Tag Archives: Opus Dei

Fulton J. Sheen, Mother Angeline Teresa advances another step toward sainthood

Fulton Sheen in prayer.jpg

Two “New Yorkers” advance in the study of their sanctity: Fulton J. Sheen and Mother Angelina Teresa.

Today, Pope Benedict XVI gave his permission for the promulgation of the decree concerning the “heroic virtues” of now Venerable Servant of God Fulton J. Sheen (1895-1979). Sheen was a great communicator of the faith in the 20th century. His winning personality and sincerity drew people to Christ.

A wonderful development is the recognition that Brigida Teresa McCrory (1893-1984) known as Mother Angelina Teresa, foundress of the Carmelite Sisters of the Aged and Infirmed, lived a life of heroic virtue. This is good news because it highlights the good work these Carmelite sisters continue to do, notably around the corner from St Catherine of Siena Church (NYC).

 Moreover, he did the same for the former Prelate of Opus Dei, the Servant of God Alvaro del Portillo y Diez de Sollano, Spanish prelate of the Personal Prelature of the Holy Cross and Opus Dei (1914-1994). He was the immediate successor to Saint Josemaria.

Angelo Cardinal Amato SDB, prefect of the Congregation for the Causes of Saints, presented these and other causes for sainthood.

UPDATE: Cardinal Dolan writes about the 2 New Yorkers

Saint Josemaría Escrivá

St Josemaria Escriva canvas.jpg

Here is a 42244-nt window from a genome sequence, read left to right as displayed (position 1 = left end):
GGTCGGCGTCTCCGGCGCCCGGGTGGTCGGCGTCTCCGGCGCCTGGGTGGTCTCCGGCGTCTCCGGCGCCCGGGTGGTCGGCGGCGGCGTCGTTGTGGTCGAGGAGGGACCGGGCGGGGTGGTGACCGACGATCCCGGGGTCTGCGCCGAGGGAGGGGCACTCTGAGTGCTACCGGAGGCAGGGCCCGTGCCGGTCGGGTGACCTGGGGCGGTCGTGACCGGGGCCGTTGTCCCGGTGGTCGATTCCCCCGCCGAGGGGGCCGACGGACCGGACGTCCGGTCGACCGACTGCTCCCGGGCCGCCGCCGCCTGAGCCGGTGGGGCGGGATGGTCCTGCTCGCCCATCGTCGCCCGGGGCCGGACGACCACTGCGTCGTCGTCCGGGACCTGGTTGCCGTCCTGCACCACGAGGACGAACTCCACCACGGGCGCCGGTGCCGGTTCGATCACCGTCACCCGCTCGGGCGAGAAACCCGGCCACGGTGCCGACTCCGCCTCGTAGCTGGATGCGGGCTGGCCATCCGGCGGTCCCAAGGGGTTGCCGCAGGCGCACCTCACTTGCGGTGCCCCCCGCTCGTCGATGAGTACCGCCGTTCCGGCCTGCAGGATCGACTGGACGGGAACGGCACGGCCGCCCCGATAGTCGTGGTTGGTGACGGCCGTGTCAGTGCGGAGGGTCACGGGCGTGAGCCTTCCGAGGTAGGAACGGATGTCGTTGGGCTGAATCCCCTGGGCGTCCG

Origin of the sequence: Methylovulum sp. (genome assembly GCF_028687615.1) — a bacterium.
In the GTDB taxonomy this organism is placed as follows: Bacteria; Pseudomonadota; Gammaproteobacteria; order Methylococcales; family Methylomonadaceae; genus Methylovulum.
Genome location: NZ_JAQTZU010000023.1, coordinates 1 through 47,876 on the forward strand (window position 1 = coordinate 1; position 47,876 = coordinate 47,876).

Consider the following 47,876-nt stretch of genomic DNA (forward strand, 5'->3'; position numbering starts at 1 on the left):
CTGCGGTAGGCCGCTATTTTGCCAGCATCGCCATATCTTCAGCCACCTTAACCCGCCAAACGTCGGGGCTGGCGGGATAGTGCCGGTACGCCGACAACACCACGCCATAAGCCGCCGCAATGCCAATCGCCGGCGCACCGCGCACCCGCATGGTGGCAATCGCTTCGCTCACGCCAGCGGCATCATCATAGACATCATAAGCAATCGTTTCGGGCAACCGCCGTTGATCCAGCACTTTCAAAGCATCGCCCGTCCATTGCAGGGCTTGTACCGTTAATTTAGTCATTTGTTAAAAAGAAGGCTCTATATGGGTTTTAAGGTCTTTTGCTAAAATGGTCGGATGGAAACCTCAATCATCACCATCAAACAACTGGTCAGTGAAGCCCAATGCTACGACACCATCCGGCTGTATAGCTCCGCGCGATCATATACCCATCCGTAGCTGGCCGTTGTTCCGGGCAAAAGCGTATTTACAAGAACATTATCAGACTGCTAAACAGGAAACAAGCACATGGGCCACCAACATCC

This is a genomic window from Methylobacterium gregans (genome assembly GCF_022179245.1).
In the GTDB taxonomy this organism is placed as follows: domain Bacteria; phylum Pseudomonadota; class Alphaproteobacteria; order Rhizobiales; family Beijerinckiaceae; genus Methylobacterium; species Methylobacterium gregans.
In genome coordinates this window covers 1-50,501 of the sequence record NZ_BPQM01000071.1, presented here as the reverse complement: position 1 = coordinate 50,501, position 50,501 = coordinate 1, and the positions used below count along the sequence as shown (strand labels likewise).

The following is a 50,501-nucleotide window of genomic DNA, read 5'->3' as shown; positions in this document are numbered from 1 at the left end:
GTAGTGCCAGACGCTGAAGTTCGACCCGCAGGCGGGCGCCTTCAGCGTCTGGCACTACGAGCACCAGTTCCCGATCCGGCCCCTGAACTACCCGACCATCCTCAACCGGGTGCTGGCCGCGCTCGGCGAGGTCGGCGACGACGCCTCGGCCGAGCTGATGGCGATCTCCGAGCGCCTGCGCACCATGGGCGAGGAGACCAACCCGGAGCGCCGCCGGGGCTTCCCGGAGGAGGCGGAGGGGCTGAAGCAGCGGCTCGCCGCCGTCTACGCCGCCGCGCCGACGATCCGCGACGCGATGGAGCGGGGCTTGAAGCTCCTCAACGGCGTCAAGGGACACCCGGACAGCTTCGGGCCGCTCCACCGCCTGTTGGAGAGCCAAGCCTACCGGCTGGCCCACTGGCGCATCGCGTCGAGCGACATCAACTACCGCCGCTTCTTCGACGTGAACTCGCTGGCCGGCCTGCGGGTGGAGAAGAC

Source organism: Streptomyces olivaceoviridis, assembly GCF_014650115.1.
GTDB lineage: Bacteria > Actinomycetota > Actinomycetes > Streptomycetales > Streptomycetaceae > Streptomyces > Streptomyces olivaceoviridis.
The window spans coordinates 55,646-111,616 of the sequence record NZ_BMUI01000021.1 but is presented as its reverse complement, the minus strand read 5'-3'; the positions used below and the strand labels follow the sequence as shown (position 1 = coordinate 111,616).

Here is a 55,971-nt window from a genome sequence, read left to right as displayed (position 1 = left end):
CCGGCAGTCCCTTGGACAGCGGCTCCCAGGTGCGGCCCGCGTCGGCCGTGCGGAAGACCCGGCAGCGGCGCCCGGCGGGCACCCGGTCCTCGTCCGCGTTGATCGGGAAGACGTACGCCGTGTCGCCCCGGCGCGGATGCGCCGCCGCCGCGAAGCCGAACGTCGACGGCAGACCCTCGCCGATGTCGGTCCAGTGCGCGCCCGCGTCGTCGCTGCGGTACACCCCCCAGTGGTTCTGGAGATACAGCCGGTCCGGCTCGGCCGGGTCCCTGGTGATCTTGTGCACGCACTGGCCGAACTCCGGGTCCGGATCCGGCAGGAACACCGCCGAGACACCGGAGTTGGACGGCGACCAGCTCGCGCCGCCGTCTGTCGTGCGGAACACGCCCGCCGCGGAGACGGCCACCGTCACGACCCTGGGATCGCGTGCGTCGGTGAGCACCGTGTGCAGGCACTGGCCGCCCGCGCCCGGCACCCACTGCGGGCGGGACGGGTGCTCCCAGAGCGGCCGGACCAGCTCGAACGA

Don’t let your life be barren. Be useful. Make yourself felt. Shine forth with the torch of your faith and your love…Don’t flutter around like a hen, when you can soar to the heights of an eagle! 

Saint Josemaría Escrivá

The Way

More info on the life and works of Saint Josemaría Escrivá can be found here.

Hungary changes constitution, status of some religious orders changes in the law

At the new year the Hungarians passed a new constitution with some real changes that will affect the Church and other ecclesial communities, including non-Christian groups. The New York Times ran the article that outlines the changes giving the impression that even the Hungarians are unable to name all the changes. What caught my eye thanks to Brother Richard of OSB.org, when he first posted a note on his FB page that some venerable religious orders like the Benedictines and the Carmelites and a group like the Opus Dei are now downgraded in terms of the law. But why? What does the Hungarian government gain by doing such and what are the long-term implications for the Benedictines and Carmelites? Why weren’t the states of the Dominicans and Jesuits changed? Some of what happened is noted here:

“With the
new year, as the new constitution goes into effect, all petitions to the
[Constitutional] Court lapse and it becomes much harder for anyone to challenge
this law — or any other.

“But it is worth lingering on the newly
re-enacted law on the status of churches because it is one of the places where
we can clearly see the effects of the new constitutional order on the
protection of constitutional rights. What does the law on churches do? It
creates 14 state-recognized religions
, and decertifies the rest. On January 1,
over 300 denominations lose their official status in Hungary — including their
tax exemptions and their abilities to run state-funded schools. While most of
the denominations are tiny, many are not. Among the religions that will no longer
be able to operate with state approval
are all versions of Islam, Buddhism,